Former child filmmakers turn journey into documentary

Published: Tuesday, Oct. 15 2013 4:30 p.m. MDT

In 1981, a new action hero strode onto the scene. Brilliant, dashing and daring, he was everything a kid going to the movies could possibly ask for. "Indiana Jones and the Raiders of the Lost Ark" has made more than $3 million since its release, making its mark on millions of people.

In particular, two young boys in Mississippi were struck by the bravery and bravado of the adventuring archaeology professor, so they decided they would memorialize their love in a shot-for-shot adaptation. Over the course of seven summers, they re-created the movie they enjoyed so much. Now, their story is being turned into a movie of its own.

"The kid filmmakers, Chris Strompolos and Eric Zala, met in elementary school and are now in their early 40s," said Mike Fleming at Deadline. "They will produce with (Jeremy) Coon two projects, and their life rights are part of the package. First, Coon intends to direct a documentary as he works to set up a narrative feature, which is essentially a movie about the making of a movie that is a remake of another movie."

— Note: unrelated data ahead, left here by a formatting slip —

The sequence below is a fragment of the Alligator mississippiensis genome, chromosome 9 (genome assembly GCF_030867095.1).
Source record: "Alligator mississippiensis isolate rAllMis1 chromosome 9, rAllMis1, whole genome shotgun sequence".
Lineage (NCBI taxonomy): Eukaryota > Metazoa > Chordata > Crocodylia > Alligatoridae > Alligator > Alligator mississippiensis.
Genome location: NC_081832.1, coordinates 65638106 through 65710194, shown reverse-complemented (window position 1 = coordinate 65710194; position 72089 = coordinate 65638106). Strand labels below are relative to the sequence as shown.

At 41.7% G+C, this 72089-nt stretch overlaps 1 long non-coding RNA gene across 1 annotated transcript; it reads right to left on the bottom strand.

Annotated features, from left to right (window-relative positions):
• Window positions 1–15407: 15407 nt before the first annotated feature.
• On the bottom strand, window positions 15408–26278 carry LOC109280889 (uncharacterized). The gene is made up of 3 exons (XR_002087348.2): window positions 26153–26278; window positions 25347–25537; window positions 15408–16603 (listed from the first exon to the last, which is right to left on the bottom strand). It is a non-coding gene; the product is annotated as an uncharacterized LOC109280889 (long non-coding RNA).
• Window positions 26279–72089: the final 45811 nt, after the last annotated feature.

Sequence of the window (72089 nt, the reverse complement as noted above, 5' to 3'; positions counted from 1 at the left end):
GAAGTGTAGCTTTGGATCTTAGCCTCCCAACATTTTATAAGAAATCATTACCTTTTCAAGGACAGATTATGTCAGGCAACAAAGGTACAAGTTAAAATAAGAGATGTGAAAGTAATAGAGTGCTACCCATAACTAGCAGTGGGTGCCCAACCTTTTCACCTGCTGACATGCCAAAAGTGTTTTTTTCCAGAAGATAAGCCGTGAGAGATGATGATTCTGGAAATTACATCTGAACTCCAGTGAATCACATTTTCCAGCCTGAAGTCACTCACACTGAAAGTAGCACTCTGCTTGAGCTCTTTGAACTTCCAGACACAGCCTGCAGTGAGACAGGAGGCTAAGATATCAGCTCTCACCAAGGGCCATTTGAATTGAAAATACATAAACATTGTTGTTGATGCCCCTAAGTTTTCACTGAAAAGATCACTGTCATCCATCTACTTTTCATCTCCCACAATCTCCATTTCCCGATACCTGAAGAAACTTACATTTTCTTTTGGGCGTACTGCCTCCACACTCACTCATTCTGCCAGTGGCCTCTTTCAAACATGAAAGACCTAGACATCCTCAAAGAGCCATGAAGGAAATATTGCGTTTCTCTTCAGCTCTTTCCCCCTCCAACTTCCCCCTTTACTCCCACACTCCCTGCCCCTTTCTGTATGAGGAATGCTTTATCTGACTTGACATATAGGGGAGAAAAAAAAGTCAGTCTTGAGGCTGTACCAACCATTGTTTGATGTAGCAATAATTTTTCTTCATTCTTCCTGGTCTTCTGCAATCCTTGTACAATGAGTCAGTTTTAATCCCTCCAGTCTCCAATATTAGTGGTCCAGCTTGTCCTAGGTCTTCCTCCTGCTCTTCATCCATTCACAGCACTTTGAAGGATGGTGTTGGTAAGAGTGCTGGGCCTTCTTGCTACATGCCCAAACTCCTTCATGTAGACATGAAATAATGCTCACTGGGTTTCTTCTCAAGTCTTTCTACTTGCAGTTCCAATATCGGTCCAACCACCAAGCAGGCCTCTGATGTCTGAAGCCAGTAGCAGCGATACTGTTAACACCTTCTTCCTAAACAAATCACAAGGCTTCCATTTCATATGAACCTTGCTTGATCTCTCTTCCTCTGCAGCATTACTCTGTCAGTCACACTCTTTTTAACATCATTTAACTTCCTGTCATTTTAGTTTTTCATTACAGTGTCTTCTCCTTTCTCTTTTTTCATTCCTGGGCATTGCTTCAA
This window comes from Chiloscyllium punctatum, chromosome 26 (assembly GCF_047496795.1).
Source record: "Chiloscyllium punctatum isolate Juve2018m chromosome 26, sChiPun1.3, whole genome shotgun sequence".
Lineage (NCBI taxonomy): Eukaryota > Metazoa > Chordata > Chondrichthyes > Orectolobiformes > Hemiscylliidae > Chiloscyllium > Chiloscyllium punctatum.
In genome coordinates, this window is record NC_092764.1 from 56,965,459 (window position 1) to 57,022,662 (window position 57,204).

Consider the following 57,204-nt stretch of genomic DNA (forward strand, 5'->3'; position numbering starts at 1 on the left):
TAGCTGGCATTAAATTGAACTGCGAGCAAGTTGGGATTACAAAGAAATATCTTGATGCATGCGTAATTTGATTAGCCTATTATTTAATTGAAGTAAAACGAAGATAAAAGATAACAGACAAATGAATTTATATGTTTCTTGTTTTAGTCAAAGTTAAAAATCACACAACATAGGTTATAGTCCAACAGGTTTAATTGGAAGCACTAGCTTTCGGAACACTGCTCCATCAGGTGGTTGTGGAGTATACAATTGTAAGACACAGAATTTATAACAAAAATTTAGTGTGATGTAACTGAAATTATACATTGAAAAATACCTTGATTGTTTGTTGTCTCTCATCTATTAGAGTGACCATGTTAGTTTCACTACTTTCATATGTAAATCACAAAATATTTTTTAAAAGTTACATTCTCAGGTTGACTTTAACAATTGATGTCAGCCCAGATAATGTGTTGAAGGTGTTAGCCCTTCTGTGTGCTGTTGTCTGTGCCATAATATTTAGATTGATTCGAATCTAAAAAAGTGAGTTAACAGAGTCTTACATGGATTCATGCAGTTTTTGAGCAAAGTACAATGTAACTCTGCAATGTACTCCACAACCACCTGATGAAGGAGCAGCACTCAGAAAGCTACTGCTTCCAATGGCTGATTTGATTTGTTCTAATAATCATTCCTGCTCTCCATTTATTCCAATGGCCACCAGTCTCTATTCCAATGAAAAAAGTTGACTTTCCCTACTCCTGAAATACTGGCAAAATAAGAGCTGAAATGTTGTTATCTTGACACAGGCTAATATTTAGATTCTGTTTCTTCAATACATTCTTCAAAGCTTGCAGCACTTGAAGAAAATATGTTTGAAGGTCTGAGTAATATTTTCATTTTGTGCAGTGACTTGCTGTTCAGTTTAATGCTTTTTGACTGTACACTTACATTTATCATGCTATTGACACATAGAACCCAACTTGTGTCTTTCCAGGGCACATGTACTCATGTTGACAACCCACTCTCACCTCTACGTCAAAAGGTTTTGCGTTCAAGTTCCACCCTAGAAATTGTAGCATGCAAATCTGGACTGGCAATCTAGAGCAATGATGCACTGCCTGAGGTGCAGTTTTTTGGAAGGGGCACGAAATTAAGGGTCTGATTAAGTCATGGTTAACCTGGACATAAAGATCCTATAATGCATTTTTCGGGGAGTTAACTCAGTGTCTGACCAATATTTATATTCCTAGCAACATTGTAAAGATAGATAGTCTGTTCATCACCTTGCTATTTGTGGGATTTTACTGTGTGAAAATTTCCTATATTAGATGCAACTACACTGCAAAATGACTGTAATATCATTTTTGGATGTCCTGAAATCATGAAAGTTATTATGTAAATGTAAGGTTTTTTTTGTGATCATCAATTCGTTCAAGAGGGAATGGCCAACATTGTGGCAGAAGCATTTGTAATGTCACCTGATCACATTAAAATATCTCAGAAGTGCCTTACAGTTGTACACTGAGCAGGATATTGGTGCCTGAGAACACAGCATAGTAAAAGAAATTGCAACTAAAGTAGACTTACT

The fan version has garnered its own amount of attention, at festivals and from the creator himself — "... From Spielberg, at least, when he wrote a letter to them calling their film an 'inspiration' and didn’t have all extant copies burned," Sean O'Neal at the AV Club wrote.

Their adaptation is fairly true to the original, with real snakes, a six-foot wide fiberglass boulder and actual fire that almost burned down their house.

"The boys made a few inventive substitutions," wrote Sarah Hepola in The Austin Chronicle back in 2003 when the movie made its big-screen debut at the Alamo Drafthouse. "A puppy dog stands in for a monkey, a boat for a plane. But even more impressive are the things they don't substitute — a submarine, a truck on fire, a melting face, the same copy of a 1936 Life magazine used in the original. This is not 'cute' or 'impressive considering their age' — it is a genuine virtuoso work."

email: ataylor@deseretnews.com

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